Direct Age Discrimination Case Study
Employment Tribunal made error in rejecting a claimant’s claim for direct age discrimination.
In the case of Cook v Gentoo Group Ltd, the Claimant’s role was identified as being at risk of redundancy as part of a broader restructure. Per the Respondent’s own policy, such a restructure required approval at board level. However, a decision was taken to forgo board approval to hurry through the Claimant’s redundancy to avoid the claimant becoming entitled to an enhanced pension, which he would be entitled to if he was made redundant after he was 55 years of age. Were he to be made redundant after reaching 55 years of age, the Respondent would be required to make a payment into the local government pension scheme of around £80,000.
In a subsequent rushed redundancy process, conducted by the Respondent to avoid them having to pay the extra £80,000, the Claimant was informed he was going to be made redundant on 3 May 2019. Two further consultation meetings were arranged for 8 and 13 May 2019 respectively but the Claimant did not attend as he had been signed off by his GP for stress. The Claimant was dismissed without notice on 16 May 2019.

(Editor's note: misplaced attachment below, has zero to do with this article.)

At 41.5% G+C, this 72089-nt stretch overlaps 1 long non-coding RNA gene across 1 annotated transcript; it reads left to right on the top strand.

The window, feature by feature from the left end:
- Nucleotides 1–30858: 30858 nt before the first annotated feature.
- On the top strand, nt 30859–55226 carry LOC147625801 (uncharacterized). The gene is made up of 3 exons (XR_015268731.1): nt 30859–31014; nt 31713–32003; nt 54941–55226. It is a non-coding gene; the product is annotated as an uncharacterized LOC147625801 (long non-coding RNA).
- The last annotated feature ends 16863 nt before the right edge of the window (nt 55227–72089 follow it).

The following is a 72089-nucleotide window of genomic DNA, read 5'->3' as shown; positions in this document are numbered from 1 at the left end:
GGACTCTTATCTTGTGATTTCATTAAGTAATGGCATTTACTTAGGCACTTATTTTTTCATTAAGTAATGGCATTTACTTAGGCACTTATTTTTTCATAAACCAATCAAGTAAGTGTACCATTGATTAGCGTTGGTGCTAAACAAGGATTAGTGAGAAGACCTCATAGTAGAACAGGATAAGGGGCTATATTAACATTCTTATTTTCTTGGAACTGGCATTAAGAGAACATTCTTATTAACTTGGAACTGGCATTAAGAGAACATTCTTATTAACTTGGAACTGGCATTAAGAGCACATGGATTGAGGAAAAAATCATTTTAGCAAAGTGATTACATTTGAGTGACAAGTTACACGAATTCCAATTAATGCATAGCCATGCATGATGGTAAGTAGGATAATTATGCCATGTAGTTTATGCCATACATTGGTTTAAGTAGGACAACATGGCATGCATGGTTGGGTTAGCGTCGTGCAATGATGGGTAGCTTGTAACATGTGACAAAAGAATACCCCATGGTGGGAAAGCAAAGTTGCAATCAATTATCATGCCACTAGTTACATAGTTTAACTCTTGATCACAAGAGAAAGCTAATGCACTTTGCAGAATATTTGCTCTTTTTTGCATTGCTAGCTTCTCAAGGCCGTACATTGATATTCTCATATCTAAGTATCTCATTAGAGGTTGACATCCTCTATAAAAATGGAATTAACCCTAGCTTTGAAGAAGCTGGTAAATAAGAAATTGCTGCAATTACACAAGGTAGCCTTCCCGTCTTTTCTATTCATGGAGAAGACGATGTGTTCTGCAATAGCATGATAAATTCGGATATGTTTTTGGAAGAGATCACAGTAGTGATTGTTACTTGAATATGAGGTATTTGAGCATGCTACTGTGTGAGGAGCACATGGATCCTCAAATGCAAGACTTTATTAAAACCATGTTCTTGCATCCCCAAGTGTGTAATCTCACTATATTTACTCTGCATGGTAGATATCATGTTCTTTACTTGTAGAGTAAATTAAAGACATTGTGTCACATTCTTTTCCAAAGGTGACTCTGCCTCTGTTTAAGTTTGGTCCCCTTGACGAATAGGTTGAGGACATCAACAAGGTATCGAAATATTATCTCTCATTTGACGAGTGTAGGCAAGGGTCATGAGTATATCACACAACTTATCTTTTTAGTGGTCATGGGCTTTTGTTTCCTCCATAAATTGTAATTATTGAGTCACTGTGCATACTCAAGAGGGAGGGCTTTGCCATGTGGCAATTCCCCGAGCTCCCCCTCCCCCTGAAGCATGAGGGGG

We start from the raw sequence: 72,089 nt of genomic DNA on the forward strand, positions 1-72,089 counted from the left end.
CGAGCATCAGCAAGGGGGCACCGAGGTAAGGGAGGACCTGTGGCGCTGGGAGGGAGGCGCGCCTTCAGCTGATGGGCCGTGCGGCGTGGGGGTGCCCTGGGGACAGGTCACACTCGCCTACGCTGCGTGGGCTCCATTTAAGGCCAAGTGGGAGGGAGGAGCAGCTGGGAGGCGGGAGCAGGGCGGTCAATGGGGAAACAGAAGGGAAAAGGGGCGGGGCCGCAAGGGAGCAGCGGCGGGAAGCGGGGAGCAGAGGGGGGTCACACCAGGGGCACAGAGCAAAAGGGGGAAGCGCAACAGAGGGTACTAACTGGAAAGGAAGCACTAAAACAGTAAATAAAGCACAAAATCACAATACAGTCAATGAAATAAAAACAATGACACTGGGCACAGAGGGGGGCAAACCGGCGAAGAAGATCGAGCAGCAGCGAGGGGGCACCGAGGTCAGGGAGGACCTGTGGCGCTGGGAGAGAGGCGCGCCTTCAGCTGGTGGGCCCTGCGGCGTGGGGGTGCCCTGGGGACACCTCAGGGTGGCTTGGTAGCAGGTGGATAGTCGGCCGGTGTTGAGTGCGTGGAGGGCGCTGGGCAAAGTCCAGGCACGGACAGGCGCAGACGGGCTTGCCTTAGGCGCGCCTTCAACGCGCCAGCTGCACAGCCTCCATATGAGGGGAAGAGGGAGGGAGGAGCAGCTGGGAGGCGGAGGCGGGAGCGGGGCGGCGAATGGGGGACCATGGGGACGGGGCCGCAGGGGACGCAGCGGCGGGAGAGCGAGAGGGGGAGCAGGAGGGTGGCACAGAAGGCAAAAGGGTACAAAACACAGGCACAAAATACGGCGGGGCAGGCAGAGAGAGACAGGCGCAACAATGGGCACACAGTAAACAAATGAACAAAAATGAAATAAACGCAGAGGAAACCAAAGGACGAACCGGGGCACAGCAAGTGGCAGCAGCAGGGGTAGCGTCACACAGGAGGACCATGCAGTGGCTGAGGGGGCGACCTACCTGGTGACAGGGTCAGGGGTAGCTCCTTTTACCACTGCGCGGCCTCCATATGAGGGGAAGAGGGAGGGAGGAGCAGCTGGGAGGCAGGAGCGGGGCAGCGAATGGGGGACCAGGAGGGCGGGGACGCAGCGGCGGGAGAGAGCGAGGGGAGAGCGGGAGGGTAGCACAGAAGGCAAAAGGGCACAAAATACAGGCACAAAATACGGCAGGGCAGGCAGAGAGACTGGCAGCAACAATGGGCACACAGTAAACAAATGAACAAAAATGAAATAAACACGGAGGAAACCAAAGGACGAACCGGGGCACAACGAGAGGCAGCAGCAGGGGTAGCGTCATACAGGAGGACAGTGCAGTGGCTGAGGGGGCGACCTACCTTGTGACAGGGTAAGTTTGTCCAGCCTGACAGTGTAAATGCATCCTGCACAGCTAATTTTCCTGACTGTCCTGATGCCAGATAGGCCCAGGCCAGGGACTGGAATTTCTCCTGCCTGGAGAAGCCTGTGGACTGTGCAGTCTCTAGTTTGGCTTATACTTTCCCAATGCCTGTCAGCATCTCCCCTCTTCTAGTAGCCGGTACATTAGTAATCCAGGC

The Claimant brought claims at the Employment Tribunal (ET) for unfair dismissal and age discrimination. The ET upheld the Claimant’s claim for Unfair Dismissal, stating that the speed at which the respondent conducted the redundancy process was unfair and that the respondent had made no conscientious attempt to seek alternative employment for the Claimant.
However, the ET said the Respondent’s curtailment of the redundancy process, and their failure to obtain board approval for the deletion of his post, so as to avoid the Claimant obtaining an enhanced pension payment, did not constitute direct age discrimination.
In reaching this decision, the ET held that the actual comparators identified by the Claimant were inappropriate. Moreover the ET held that in any event, they would have found the detriment to be a proportionate means of achieving a legitimate aim. However, the ET did not identify the legitimate aim or why the treatment of the Claimant was a proportionate means of achieving that legitimate aim.
The Claimant appealed the rejection of the age discrimination claim and on appeal, the Employment Appeals Tribunal (EAT) found flaws in the ET’s decision-making, including that the ET did not set out the reasons why it found the Respondent’s actions to be a proportionate means of achieving a legitimate aim. The EAT remitted the case to a new tribunal for reconsideration.
This case is a reminder of the complex legal principles to be considered by a Tribunal when determining a claim of direct age discrimination, which unlike other types of discrimination can be justified.